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“Change your culture for the better” With Sheree Atcheson

Change your culture for the betterYour culture won’t change on its own. Create an inclusive, transparent environment that allows for feedback and makes people feel safe. This is something you’ll have to work at everyday, but the changes that you’ll see will create a space that will set up your company for growth and inclusion […]

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Change your culture for the better

Your culture won’t change on its own. Create an inclusive, transparent environment that allows for feedback and makes people feel safe. This is something you’ll have to work at everyday, but the changes that you’ll see will create a space that will set up your company for growth and inclusion in ways that you’d never expect.

As part of our series about ‘5 Steps We Must Take To Truly Create An Inclusive, Representative, and Equitable Society’ I had the pleasure to interview Sheree Atcheson.

Sheree is Peakon’s Global Director of Diversity, Equity and Inclusion. She is listed as one of the Most Influential Women in UK Tech, and is an international multi-award winner for her services to Diversity & Inclusion. She is currently an Advisory Board Member for Women Who Code, a Forbes contributor, and has written a book for Kogan Page on Diversity and Inclusion, Demanding More, currently available for preorder, to be released in Spring 2021.

For many years Sheree has worked with companies such as challenger bank Monzo and Big Four accountancy firm Deloitte to provide leadership and training to C-suite and leadership teams, and develop fully-formed, focused diversity and inclusion strategies.

Thank you so much for doing this with us! Before we dig in, our readers would like to ‘get to know you’. Can you tell us a bit about how you grew up?-

At three weeks old I was adopted from Sri Lanka by an Irish couple. It was a humble beginning as we weren’t financially well-off and I grew up on free school meals, and I was a woman of color in an overwhelmingly white space. I never imagined that I would achieve what I’ve been able to. Eventually I was reunited with my birth mother in Sri Lanka, which went viral in the news there.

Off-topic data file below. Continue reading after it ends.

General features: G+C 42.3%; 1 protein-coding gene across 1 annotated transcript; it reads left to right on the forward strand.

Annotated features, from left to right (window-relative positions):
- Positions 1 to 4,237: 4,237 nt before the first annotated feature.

Is there a particular book that made a significant impact on you? Can you share a story or explain why it resonated with you so much?

I’m a bit biased of course, but my new book Demanding More shares so much about the importance of Diversity and Inclusion and how we can all work together to bring about change in the workplace. It focuses on sharing and educating on the deliberate choices that have brought us to a society that greatly benefits some whilst disadvantaging others, alongside strategies on how we can be purposefully inclusive, moving forward — with each chapter paired with an industry-leader interview on how these people have embedded inclusion in their work.

Do you have a favorite “Life Lesson Quote”? Do you have a story about how that was relevant in your life or your work?

I don’t have one particular “life lesson quote”. But I do have three guiding principles: 1) Never accept disrespect from anyone. Regardless of seniority level, disrespect is unacceptable and we should never allow anyone to inflict this onto us. 2) If I tell you I feel tokenized and nothing changes, I should leave. 3) Always be willing to be wrong, because you will never have all of the answers.

How do you define “Leadership”? Can you explain what you mean or give an example?

When it comes to defining leadership in DE&I, I tell folks to look into three areas of focus:

1) Understand the harm we may have caused through a lack of inclusive practices.

2) Understand what our users need by asking them.

3) Using expertise, define solutions that work for society as a whole.

Focusing on these three reminders can help people lead in a way that those around them will appreciate. These areas of focus are often overlooked, but their importance is paramount.

In my work, I often talk about how to release and relieve stress. As a busy leader, what do you do to prepare your mind and body before a stressful or high stakes meeting, talk, or decision? Can you share a story or some examples?

I’ve found the best way to be stress-free is to spend time with the people most important to you. For me, that’s family. My partner (we’ve been together just over 9 years, married for 3), our dog Alfie, my dad, and my brother. I value my family ahead of my work — always. I am a huge advocate for the real need of a work-life balance, or at least the opportunity to choose if you want to have a heavier work balance, and so on. I’ve experienced burnout in the past, and it was one of the worst experiences of my career. A good work-life balance helps you feel less stressed and even ups your performance and clarity in high stake meetings, talks and decisions.

Ok, thank you for all that. Now let’s move to the main focus of our interview. The United States is currently facing a very important self-reckoning about race, diversity, equality and inclusion. This is of course a huge topic. But briefly, can you share your view on how this crisis inexorably evolved to the boiling point that it’s at now?

The Black Lives Matter movement has shone a spotlight on racism. It has forced us all — across countries and cultures, especially those who have had the privilege to disengage previously — to acknowledge its existence. In workplaces, diversity has been on boardroom agendas for some time, but Black Lives Matter has catapulted the related issue of anti-Black racism right to the top. Business leaders and their employees can no longer ignore insidious structural racism or the role they must play in defeating it.